I always begin with character. I find once I can get them talking, then I know where the play or the story will be going. I write from character so it begins with people talking, which is why I like writing plays. But then I cut it back to make it work. All the plays are different in structure: The Heidi Chronicles is episodic, & The Sisters Rosenweig is your basic well-made boulevard comedy, whereas Old Money,, my newest play, goes back & forth in time, more like a dance. I'm so glad you enjoyed An American Daughter. That play is one of my favorites.

Humor is an essential element in this new collection of essays, as well as in your plays. When were you first aware of your own sense of humor, of wit, of irony, & of satire? How did you develop these qualities?

I was the youngest of four children. Being funny is the way I figured
out the best way to survive. My mother Lola is innately hilarious. Once your mother serves hamburger in butter sauce to the Rabbi's children you know you're on the road to something.

If you write comedy, it has a little bit to do with having distance. Being able to look at any situation somewhat ironically, being able to pretty much find the holes in anything, lets one look at something & think -- oh, come on, this is just pretentious. It keeps one free of self-pity.

Last year, at the age of 49, you gave birth to a daughter. When I read of it in “Days of Awe: The Birth of Lucy Jane,” in The New Yorker, I was amazed at the purity & the intimacy & the bravery of your piece. You close Shiksa Goddess with this essay. How did you feel after it was first published? Did you feel vulnerable?

I think so much about pregnancy is still mythical & mysticized that I wanted to honestly tell the story of the birth of Lucy Jane. No one had prepared me for any of the possibilities both glorious & terrifying. I did feel vulnerable afterwards. I once sat next a man at a dinner party, &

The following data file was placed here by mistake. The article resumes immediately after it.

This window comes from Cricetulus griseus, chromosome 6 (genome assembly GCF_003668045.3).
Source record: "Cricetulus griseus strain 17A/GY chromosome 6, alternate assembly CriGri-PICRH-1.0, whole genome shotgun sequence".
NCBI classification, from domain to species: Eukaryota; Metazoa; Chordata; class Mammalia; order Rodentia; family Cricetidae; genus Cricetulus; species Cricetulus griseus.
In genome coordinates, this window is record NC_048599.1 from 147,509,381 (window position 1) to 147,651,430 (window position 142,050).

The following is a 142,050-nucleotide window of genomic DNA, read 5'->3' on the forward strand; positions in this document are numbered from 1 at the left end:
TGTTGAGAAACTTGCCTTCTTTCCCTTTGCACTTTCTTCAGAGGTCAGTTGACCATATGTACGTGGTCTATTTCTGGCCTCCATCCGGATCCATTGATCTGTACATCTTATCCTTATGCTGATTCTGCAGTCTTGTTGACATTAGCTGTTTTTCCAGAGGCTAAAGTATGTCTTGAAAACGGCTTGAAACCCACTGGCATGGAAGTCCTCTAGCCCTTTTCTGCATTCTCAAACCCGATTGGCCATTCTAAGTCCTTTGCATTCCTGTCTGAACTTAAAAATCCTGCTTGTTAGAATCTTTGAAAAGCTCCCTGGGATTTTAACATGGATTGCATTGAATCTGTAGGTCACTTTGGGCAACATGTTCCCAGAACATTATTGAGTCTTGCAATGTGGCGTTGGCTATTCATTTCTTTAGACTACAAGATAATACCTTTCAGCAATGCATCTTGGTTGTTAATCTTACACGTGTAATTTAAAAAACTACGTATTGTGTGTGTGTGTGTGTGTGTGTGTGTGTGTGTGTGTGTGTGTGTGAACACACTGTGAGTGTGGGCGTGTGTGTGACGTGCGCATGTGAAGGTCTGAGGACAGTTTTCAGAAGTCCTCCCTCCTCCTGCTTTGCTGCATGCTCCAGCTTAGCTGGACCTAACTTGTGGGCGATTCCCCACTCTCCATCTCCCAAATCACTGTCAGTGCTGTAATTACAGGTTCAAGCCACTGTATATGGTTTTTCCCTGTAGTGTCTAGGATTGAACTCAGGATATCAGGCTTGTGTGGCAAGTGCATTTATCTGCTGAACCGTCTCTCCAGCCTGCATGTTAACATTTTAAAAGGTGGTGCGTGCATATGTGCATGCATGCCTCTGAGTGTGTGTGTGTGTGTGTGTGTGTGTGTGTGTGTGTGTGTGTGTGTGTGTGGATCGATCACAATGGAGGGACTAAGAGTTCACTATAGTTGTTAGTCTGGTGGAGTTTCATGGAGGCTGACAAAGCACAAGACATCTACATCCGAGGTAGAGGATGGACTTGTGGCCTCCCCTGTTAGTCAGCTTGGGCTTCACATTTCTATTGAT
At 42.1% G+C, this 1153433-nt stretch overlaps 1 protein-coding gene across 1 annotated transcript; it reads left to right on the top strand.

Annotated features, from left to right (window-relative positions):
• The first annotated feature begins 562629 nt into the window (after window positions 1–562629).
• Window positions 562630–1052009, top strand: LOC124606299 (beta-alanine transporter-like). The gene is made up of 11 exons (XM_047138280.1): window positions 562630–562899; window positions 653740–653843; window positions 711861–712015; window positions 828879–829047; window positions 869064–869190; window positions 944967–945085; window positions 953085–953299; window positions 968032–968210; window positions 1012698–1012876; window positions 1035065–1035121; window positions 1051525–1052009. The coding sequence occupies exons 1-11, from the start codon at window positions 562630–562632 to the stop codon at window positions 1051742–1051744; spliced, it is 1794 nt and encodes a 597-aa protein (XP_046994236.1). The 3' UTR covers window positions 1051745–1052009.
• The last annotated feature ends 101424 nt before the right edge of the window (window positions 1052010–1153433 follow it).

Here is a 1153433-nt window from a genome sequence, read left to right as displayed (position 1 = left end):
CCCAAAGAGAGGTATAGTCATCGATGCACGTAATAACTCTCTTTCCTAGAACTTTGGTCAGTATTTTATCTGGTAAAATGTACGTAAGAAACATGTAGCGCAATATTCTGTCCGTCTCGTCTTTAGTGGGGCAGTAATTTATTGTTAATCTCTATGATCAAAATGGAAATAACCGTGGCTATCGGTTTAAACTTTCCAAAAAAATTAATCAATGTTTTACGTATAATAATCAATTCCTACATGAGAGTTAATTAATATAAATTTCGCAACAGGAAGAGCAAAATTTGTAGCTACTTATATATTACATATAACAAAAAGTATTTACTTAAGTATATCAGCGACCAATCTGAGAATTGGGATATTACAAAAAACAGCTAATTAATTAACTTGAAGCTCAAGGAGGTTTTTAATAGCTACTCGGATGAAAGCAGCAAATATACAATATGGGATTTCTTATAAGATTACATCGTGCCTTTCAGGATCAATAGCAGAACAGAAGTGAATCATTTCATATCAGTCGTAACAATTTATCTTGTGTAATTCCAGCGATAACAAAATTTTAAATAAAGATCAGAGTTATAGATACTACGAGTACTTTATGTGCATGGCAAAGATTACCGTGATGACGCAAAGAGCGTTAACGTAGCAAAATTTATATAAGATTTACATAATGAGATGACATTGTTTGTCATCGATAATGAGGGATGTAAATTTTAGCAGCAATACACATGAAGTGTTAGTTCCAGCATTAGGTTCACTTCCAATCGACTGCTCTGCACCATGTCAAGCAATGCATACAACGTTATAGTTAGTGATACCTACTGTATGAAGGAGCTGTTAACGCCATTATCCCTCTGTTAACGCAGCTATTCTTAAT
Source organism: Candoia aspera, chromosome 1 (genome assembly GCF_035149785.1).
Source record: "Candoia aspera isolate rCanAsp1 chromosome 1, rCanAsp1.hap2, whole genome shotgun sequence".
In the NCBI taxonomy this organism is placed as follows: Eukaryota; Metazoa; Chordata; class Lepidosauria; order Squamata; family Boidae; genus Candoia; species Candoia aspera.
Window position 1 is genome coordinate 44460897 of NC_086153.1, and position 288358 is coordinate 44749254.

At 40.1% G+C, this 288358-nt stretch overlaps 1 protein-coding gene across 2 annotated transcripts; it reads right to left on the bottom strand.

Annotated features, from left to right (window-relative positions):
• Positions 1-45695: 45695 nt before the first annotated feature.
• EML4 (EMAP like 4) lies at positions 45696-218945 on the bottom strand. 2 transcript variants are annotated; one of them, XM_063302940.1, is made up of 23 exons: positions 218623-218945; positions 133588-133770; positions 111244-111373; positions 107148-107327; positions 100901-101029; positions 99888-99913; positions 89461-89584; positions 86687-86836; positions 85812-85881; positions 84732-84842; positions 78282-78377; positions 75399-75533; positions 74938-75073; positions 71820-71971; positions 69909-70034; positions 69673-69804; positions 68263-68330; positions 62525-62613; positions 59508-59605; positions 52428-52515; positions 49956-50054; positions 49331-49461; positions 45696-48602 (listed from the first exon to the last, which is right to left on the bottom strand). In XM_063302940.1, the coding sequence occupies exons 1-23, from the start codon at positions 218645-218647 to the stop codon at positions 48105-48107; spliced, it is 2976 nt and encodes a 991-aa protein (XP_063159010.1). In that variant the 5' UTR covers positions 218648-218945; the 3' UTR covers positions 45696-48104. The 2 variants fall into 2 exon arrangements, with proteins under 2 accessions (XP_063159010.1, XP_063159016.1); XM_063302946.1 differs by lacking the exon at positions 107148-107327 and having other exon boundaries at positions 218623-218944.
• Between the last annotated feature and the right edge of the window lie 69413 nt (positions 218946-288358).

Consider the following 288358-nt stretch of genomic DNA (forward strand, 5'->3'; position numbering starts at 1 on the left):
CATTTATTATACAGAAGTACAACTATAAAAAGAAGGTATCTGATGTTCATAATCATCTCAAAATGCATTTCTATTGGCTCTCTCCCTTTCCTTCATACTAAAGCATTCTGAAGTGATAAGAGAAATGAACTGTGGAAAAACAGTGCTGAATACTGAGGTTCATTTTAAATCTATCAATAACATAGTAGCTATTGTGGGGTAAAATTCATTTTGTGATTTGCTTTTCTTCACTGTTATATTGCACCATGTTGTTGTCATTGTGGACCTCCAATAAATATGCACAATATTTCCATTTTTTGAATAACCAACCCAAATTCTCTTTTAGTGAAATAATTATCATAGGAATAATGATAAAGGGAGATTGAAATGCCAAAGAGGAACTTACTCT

he said "you're the one who doesn't believe in husbands." But I've also met & spoken to many other parents of premature children who said that story helped them. I also wanted Lucy Jane to have it when she grew up.

What do you want for your daughter that you didn’t have for yourself?

: My daughter’s life is so different than mine because I had siblings. My older sister, this corporate pioneer, took very good care of me, & my brother Bruce was always influential in my life. My mother, Lola, is a dancer. She still wears leather pants; my mother’s a Broadway classic.

I want self-esteem for Lucy, the kind of self-esteem that makes you calm. And hopefully she'll become a gerontologist & take care of us all, especially during global warming.

Has the relationship with your own mother changed since the birth of your daughter?

Yes it has. Lola loves Lucy Jane, in fact, she adores her. I see a link
between them. Some days I find it very moving, other days I think my daughter will start wearing leather pants & will start dancing. They both have great spirit. The birth of Lucy Jane has made me want to write more about my mother.

Do you feel that motherhood influences your work? Are the ideas that interest you shifting?

I began writing Old Money before I was pregnant, & I finished the first draft knowing I was pregnant. The play goes back & forth in time & into the future & it does deal with life & death.

My daughter’s beautiful. That’s the thing -- it’s not just about you, it’s about them & about your relationship with your own mother . . .I think, How long has this been going on?

Copyright © 2001 by Borders, Inc.

Saturday, January 26, 2008

Today's Snap - (26) - Yellows

Friday, January 25, 2008

Today's Snap - (25) - Yellows

Thursday, January 24, 2008

Today's Snap - (24) - Yellows

© 2008

Wednesday, January 23, 2008

Today's Snap - (23) - Yellows

© 2008

Tuesday, January 22, 2008

Today's Snap - (22) - Yellows

© 2008